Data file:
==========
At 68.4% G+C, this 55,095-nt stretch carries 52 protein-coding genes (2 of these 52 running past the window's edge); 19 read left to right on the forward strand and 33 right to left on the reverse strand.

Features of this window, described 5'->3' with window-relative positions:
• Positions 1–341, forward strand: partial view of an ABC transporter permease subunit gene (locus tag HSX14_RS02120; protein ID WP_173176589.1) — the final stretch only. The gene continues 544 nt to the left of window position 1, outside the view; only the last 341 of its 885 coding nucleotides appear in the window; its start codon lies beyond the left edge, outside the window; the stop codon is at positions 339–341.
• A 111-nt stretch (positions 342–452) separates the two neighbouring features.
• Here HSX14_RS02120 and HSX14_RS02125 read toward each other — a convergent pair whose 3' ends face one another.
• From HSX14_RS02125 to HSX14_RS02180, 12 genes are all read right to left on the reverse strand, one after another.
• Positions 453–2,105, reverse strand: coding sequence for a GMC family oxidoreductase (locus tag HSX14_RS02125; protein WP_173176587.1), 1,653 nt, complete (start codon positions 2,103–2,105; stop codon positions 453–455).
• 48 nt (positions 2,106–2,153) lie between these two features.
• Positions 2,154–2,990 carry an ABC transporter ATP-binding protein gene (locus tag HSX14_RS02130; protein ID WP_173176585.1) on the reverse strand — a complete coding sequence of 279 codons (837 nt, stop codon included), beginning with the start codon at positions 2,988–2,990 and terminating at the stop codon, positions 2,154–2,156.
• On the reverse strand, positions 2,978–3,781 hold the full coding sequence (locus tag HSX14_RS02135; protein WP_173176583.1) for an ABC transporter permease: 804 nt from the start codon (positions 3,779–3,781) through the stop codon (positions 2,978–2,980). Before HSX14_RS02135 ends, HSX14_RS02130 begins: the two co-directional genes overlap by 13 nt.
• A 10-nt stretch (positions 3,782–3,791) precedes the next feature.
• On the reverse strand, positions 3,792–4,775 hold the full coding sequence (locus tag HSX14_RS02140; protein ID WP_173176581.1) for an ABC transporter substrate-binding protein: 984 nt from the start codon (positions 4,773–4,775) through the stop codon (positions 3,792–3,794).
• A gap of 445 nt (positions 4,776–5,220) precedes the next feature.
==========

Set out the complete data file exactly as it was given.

At 68.4% G+C, this 55,095-nt stretch carries 52 protein-coding genes (2 of these 52 running past the window's edge); 19 read left to right on the forward strand and 33 right to left on the reverse strand.

Features of this window, described 5'->3' with window-relative positions:
• Positions 1–341, forward strand: partial view of an ABC transporter permease subunit gene (locus tag HSX14_RS02120; protein ID WP_173176589.1) — the final stretch only. The gene continues 544 nt to the left of window position 1, outside the view; only the last 341 of its 885 coding nucleotides appear in the window; its start codon lies beyond the left edge, outside the window; the stop codon is at positions 339–341.
• A 111-nt stretch (positions 342–452) separates the two neighbouring features.
• Here HSX14_RS02120 and HSX14_RS02125 read toward each other — a convergent pair whose 3' ends face one another.
• From HSX14_RS02125 to HSX14_RS02180, 12 genes are all read right to left on the reverse strand, one after another.
• Positions 453–2,105, reverse strand: coding sequence for a GMC family oxidoreductase (locus tag HSX14_RS02125; protein WP_173176587.1), 1,653 nt, complete (start codon positions 2,103–2,105; stop codon positions 453–455).
• 48 nt (positions 2,106–2,153) lie between these two features.
• Positions 2,154–2,990 carry an ABC transporter ATP-binding protein gene (locus tag HSX14_RS02130; protein ID WP_173176585.1) on the reverse strand — a complete coding sequence of 279 codons (837 nt, stop codon included), beginning with the start codon at positions 2,988–2,990 and terminating at the stop codon, positions 2,154–2,156.
• On the reverse strand, positions 2,978–3,781 hold the full coding sequence (locus tag HSX14_RS02135; protein WP_173176583.1) for an ABC transporter permease: 804 nt from the start codon (positions 3,779–3,781) through the stop codon (positions 2,978–2,980). Before HSX14_RS02135 ends, HSX14_RS02130 begins: the two co-directional genes overlap by 13 nt.
• A 10-nt stretch (positions 3,782–3,791) precedes the next feature.
• On the reverse strand, positions 3,792–4,775 hold the full coding sequence (locus tag HSX14_RS02140; protein ID WP_173176581.1) for an ABC transporter substrate-binding protein: 984 nt from the start codon (positions 4,773–4,775) through the stop codon (positions 3,792–3,794).
• A gap of 445 nt (positions 4,776–5,220) precedes the next feature.